#NotMyPresident: How Trump Is Already Affecting the LGBTQ Community I Know & Love

When Hillary Clinton conceded the election on the night of November 9th, the country instantly changed forever. 

Not only was the candidate that represented progressive values, believed in social equality and was genuinely qualified to take the Oval Office not going to lead our country for the next four years, in their stead, the country elected a man who stands for the exact opposite of everything the United States has worked to build for the past decade.

I am a native New Yorker. 

The solemness felt in the subway and on the city streets as I made my way down to work that morning after I had not felt since the aftermath of 9/11. 

People were crying. Heads were buried in hands. Concerned faces zoned off into the distance. The city was in a fog of confusion and disbelief of what had just happened. The communal shock was beyond palpable.

Almost every single minority group felt that sharp sting of doubt and fear since the announcement, unsure of what is to come and how their lives might be irrevocably changed when Trump is sworn in as the new President. Among the groups that instantly felt it hardest was the LGBTQ community.

I am a gay man. 

The instant that I accepted that Donald Trump would be the next President, my mind immediately went to his campaign of bigotry and hate, especially when it came to LGBTQ  people. 


Between Trump's anti-LGBTQ platform and the track record of the soon-to-be Vice President endorsing "conversion therapy" and advocating the turn-over of laws that protect LGBTQ rights, such as marriage equality and the transgender bathroom protections, the reality that these men would be at the helm of our country was a terrifying one to accept.

Stories of people being harassed and ridiculed in Trump's name for being gay or trans or just different began to circulate on Facebook. The impact of his presidency was already taking effect, and he's not even technically the President yet. 

I became more and more concerned for the future of the LGBTQ community, not just in NYC but all over the country. And then it became that much more real when it happened to me that very day.


I walked out of the 2 train on 116th and Malcom X, like any other day coming home, and began my usual route to my apartment. As I did, I heard someone call out from behind me. I took out one of my headphones and turned around. There was a guy standing there, pointing at me with a look of anger in his eyes.

"Why are you wearing that?" He motions to my backpack, which has The Little Mermaid on it, one of my favorite movie characters of all time.

"Because I like it," I answer.

"No. It's because you're a faggot. I hope you're next on the list for Trump to deport." With that, he turns and walks away, laughing.

I stood there for a moment, shocked. I felt like I had been kicked in the gut. That's when the tears began to well up and I finally lost control of my emotions for the first time since the election results came out. I pulled my hood up over my head and softly cried to myself the rest of the way home, just hoping that nobody would see me.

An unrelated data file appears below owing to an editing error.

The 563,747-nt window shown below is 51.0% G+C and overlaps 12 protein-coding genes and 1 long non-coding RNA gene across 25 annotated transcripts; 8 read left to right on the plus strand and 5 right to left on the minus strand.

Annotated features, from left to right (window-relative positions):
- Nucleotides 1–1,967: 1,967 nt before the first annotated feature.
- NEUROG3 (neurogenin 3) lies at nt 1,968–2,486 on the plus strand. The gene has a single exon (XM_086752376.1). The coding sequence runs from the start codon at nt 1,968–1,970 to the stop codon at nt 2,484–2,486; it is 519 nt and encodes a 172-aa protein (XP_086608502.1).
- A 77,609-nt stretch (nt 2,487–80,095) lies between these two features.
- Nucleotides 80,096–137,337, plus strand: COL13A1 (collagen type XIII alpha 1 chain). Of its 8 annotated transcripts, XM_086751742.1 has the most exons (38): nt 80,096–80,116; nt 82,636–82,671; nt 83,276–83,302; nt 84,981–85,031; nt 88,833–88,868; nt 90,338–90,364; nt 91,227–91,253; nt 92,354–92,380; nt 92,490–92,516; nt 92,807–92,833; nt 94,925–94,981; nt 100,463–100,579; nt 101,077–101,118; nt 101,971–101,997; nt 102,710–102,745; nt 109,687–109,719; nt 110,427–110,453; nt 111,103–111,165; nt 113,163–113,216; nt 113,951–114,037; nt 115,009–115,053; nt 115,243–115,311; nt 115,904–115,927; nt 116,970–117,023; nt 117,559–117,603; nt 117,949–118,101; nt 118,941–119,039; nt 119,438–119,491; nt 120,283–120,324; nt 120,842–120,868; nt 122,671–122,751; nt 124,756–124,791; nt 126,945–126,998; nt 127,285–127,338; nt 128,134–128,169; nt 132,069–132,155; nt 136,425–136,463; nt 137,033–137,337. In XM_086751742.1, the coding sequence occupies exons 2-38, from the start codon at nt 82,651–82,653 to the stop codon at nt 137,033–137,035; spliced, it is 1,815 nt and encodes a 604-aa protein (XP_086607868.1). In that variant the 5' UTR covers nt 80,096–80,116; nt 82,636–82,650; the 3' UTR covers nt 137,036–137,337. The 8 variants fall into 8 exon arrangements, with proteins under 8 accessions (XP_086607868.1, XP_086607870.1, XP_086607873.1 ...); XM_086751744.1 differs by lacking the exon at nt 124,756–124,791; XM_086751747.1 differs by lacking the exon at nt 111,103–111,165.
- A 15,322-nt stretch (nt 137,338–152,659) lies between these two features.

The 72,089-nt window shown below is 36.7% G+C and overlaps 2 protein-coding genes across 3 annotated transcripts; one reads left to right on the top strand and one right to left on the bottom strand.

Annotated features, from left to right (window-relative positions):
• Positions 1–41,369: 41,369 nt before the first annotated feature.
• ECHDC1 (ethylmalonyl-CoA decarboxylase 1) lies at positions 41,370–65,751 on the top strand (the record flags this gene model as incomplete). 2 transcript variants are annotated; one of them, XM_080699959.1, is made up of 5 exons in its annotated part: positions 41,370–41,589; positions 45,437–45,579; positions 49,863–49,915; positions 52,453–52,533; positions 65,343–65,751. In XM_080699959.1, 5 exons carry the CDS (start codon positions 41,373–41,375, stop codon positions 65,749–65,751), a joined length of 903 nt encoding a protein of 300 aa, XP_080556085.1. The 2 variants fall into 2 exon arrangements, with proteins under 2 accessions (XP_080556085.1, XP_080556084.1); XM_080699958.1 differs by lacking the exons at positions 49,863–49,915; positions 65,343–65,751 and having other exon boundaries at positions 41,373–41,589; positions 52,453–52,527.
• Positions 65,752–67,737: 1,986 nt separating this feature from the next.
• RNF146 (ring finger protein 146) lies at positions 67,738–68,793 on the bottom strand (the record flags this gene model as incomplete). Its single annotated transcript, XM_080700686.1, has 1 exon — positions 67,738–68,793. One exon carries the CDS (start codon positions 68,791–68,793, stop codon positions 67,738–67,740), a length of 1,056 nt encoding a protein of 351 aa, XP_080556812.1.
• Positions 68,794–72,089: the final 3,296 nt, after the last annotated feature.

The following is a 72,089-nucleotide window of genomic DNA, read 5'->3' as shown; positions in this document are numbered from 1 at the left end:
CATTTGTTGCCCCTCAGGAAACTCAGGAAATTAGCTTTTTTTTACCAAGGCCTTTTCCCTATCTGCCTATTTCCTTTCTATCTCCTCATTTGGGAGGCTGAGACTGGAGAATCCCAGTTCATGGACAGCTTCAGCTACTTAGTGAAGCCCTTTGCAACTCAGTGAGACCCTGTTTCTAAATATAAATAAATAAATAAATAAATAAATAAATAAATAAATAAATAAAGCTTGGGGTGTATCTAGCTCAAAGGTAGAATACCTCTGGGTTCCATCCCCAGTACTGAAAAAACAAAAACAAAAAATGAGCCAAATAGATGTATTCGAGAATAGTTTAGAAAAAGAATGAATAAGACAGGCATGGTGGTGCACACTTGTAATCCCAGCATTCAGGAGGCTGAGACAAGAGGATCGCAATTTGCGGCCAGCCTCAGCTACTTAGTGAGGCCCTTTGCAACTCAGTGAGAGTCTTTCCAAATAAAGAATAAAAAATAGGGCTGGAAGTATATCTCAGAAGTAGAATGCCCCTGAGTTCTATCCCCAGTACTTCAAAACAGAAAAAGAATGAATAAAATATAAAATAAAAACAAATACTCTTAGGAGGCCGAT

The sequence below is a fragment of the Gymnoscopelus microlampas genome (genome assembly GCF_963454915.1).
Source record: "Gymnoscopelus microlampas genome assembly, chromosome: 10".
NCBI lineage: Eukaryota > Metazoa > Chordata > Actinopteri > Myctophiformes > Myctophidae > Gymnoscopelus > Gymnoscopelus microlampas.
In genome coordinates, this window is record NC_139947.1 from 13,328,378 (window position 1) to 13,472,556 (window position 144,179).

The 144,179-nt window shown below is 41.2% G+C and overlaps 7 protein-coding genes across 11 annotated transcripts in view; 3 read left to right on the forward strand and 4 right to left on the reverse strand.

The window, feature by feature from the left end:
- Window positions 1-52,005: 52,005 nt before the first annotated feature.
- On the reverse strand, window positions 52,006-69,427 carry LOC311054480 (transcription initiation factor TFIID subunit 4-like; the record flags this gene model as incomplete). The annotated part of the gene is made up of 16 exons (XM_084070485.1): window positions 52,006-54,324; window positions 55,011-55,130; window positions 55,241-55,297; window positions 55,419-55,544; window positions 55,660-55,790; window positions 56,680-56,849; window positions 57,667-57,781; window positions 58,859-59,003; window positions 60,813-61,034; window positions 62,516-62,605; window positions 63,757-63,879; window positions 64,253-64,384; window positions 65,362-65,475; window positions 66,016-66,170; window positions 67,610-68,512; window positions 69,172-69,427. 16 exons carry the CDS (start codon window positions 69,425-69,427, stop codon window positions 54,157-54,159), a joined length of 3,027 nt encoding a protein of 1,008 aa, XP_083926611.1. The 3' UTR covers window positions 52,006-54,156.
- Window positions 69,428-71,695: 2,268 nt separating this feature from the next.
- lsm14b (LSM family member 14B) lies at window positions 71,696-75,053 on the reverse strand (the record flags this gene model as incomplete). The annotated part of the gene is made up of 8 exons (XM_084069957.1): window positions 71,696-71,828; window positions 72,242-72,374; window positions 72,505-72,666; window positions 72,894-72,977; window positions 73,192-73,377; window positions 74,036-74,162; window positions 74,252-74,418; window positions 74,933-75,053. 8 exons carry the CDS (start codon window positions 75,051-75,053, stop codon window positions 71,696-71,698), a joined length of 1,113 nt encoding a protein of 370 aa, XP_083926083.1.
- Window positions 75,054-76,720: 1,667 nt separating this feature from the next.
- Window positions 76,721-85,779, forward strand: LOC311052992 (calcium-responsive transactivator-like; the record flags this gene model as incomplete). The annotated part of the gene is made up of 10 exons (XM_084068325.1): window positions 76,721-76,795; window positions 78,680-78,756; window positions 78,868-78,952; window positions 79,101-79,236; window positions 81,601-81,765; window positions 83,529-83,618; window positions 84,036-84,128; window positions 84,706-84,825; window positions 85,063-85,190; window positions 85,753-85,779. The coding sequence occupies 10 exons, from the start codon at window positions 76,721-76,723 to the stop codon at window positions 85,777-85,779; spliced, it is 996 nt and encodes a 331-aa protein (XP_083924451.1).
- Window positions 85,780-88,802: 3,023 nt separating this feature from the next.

I've lived in Harlem now for four years. I have never felt unsafe or attacked in my neighborhood until that day. And now I'm even nervous to wear that beloved backpack in public again. 

I was raised on these streets. I was taught to be strong and to stand up for yourself. I was told not to cry. I was encouraged to always be myself even if others didn't like it. 

And in a single moment, all of that came crashing down through a ten-second exchange with a stranger.

I am also a drag queen, something that has pushed me to be more confident and assured of not only myself and my talents, but my identity as a member of the LGBTQ community. 

I've rode the subways in drag. I've gone to my corner supermarket in drag. I've proudly declared to the world that this is part of who I am and no one is going to take my love for the art away. And now I'm second guessing walking down the street wearing a backpack with a mermaid on it.

This is not the city I know. People who were quiet with their bias and discrimination because we lived in a city, and country, that condemned actions of hate and bigotry now feel like they have a "permission" to do so because our next President does it. Stories like mine are becoming a common occurrence, and it's only a matter of time before they begin to escalate in severity.

This is not the effect a President Elect should have in just 36 hours of being announced. 

His words and platform have paved the way to make discrimination acceptable, single-handedly putting at risk the social progress the LGBTQ community has made, all the way back to the riots of Stonewall in 1969.


This is not the time to stay silent and do nothing. We as a community are strong and formidable, and have the support of not just each other, but so many allies in the form of friends, family and loved ones who accept us for who we are and refuse to let our rights to be taken away without a fight. 

The future of the country may be uncertain and come with much fear and concern, but you have two choices when you're confronted with something that makes you afraid: Fight or Flight.

I will not let fear bully me into submission. The LGBTQ community has faced opposition before and we have held strong. Now is the time to stand together and let our voices be heard. New York City can be the epicenter of that movement once again.

He is not my President. I'm going to fight.

[Feature Image Courtesy The Daily Beast] 

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